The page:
I really appreciate the color accuracy between the original formula and the new formula--I couldn't detect any differences between the four I was able to compare side-by-side. The new formula does wear a bit better without primer, though the results were the same when used with a primer. These are softer, smoother, and as a result, more pigmented in a single pass.
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Earlier this year, I was invited (along with four other bloggers/YouTubers) down to Urban Decay’s headquarters in Newport Beach, CA for a top secret launch–lo and behold it was a complete redo of their existing eyeshadow formula, core range, and packaging, including an additional component: a six-pan eyeshadow palette. We were each asked to choose six shades from the sixty-eight available to put into our own palettes.
Full Disclosure: Urban Decay paid for travel, food, and hotel expenses. No other compensation was provided. I received the six shades I selected along with the palette at the time of the event.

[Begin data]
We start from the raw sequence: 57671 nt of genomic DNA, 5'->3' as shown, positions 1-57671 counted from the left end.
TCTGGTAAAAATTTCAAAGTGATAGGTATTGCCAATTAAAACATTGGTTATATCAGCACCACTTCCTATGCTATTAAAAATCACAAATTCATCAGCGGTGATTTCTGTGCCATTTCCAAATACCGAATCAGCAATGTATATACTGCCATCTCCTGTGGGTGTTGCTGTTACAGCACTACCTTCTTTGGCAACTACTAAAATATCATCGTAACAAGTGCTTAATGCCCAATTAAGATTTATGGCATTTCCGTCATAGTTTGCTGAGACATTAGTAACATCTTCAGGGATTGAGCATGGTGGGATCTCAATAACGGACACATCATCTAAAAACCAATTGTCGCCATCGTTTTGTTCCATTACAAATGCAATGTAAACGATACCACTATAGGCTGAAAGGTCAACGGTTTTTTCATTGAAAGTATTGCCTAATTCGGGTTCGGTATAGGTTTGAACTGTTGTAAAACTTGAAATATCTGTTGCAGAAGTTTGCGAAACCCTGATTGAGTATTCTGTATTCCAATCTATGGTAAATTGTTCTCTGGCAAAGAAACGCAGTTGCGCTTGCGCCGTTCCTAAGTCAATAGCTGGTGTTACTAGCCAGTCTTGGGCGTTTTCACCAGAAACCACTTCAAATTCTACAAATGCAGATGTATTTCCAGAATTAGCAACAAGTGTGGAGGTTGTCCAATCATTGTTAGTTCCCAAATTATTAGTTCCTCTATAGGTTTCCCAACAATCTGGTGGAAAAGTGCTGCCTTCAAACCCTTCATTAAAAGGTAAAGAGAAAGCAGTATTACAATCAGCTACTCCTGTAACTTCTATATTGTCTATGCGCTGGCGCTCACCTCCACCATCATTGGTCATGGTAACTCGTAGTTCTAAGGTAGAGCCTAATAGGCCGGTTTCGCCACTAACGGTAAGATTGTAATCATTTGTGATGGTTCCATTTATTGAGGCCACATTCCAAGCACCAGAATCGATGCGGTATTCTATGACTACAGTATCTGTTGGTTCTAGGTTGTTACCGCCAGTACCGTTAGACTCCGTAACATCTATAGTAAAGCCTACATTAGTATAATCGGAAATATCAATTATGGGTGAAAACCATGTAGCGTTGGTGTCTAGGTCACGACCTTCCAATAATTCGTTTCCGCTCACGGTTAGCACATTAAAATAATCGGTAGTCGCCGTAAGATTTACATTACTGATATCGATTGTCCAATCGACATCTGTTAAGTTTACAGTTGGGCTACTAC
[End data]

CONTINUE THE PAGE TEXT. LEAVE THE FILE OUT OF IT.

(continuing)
Each eyeshadow now comes in metallic purple (plastic) packaging and still gets inspiration from NYC subway tokens. Instead of selling individuals pans, Urban Decay has opted for a full pot with the ability to pop out the actual eyeshadow and the accompanying plastic insert. In the first image in this post, you’ll notice the middle row showcases the full packaging, while there are several rows of eyeshadows surrounded by purple–that’s the plastic insert.
These eyeshadows then fit inside six-pan eyeshadow palettes. They are held in by a plastic insert within the palette itself, so it’s not magnetic (like many other palettes). Inside each palette comes with a “Walk of Shame” eyeshadow (described as the “perfect neutral shade”). There is a travel-sized Good Karma brush that fits inside the middle of the palette, and you should be able to fit a travel-sized eyeliner in there instead if you so desired. There is also a full-sized mirror on the inner lid.